An Atlas of the Human Prostate Across Ancestries
Prostate cancer is the second leading cause of cancer deaths in people with prostates. Specifically, African American people have the highest risk of development and mortality from prostate cancer. Due to historical exclusion of people of African, Latinx, Asian, and Pacific Islander ancestries in large-scale scientific studies, scientific understanding of the molecular profiles in healthy and diseased tissues from these populations is limited.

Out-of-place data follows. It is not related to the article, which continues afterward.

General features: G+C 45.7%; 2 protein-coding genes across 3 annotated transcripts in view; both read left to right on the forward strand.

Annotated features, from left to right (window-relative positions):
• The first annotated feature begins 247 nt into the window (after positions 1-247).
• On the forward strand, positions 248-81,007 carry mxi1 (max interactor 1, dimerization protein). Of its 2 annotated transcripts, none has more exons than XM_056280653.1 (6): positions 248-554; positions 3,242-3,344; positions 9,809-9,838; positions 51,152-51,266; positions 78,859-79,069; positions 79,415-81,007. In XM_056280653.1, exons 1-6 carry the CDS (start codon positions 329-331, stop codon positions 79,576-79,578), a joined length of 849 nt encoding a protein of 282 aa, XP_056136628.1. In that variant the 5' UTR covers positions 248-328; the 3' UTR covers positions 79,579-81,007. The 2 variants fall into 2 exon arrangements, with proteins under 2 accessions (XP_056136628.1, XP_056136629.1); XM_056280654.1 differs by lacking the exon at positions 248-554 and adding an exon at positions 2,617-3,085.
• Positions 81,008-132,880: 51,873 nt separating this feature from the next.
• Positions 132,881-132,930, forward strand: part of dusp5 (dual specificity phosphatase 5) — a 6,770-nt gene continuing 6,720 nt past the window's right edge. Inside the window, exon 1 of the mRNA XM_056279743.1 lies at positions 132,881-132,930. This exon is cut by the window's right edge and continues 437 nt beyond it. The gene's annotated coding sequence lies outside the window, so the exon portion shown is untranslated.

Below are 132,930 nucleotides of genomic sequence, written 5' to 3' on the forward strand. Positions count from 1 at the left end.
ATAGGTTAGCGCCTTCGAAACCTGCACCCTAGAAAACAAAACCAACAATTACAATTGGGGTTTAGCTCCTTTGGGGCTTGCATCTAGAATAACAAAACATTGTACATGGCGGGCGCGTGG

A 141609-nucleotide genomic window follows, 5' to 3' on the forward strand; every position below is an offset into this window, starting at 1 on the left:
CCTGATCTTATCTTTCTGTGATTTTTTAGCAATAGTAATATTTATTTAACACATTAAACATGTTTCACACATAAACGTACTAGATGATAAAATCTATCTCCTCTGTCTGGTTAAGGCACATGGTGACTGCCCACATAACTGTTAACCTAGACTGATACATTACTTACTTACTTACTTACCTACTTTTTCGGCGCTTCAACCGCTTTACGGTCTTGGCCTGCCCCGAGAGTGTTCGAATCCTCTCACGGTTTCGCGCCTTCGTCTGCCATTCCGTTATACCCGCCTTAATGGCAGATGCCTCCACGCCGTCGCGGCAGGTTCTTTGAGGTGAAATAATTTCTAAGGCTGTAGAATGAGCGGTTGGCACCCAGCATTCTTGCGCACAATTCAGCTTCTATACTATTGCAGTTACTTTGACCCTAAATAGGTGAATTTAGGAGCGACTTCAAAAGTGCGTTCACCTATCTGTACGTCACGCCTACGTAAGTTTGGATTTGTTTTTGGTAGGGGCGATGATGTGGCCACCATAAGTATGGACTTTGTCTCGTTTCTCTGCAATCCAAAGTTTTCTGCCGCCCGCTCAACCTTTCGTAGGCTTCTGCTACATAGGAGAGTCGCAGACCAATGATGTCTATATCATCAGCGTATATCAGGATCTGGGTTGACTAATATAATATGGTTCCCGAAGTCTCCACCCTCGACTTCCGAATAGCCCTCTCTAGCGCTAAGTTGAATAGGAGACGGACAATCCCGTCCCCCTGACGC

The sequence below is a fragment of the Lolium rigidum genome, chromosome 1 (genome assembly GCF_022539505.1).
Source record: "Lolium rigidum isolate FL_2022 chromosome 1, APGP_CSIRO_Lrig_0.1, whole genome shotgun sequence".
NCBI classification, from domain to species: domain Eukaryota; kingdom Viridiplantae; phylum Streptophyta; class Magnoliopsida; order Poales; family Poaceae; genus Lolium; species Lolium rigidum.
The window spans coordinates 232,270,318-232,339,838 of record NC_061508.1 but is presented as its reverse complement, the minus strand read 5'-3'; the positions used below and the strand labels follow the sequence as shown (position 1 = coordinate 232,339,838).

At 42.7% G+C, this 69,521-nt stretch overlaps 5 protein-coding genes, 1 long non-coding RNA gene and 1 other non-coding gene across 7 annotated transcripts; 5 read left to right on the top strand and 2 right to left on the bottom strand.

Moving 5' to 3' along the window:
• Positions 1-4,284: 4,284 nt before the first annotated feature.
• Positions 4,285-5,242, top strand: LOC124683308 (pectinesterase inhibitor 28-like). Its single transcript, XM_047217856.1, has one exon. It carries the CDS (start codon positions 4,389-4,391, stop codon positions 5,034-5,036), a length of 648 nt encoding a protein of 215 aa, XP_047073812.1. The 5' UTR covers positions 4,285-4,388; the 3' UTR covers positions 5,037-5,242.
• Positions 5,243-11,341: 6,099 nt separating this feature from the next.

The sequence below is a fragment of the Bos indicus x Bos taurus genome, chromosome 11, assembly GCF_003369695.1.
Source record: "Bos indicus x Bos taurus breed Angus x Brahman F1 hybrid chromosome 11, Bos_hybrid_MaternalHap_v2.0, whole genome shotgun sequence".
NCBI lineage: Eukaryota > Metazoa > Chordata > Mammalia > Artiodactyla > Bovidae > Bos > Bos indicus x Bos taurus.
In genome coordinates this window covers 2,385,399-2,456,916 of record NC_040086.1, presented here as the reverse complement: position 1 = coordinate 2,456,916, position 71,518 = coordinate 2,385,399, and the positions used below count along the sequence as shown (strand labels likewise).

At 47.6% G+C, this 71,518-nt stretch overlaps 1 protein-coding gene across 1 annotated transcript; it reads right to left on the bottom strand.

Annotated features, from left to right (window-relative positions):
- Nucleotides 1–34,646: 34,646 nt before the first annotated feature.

This project aims to leverage state-of-the-art techniques to characterize cellular heterogeneity across ancestries and ages in the healthy prostate. Specifically, this team will define the transcriptomic, epigenomic, and spatial features of prostate cell types, from pre-puberty to adolescence to the elderly, within individuals and across ancestrally diverse groups such as African American, Afro-Caribbean, Latinx, and Asian. The team will use a community engagement framework to maximize the impact of the findings and serve as a resource on the role that cells play in health and diseased tissues for the public, the donors, and the clinical and scientific communities.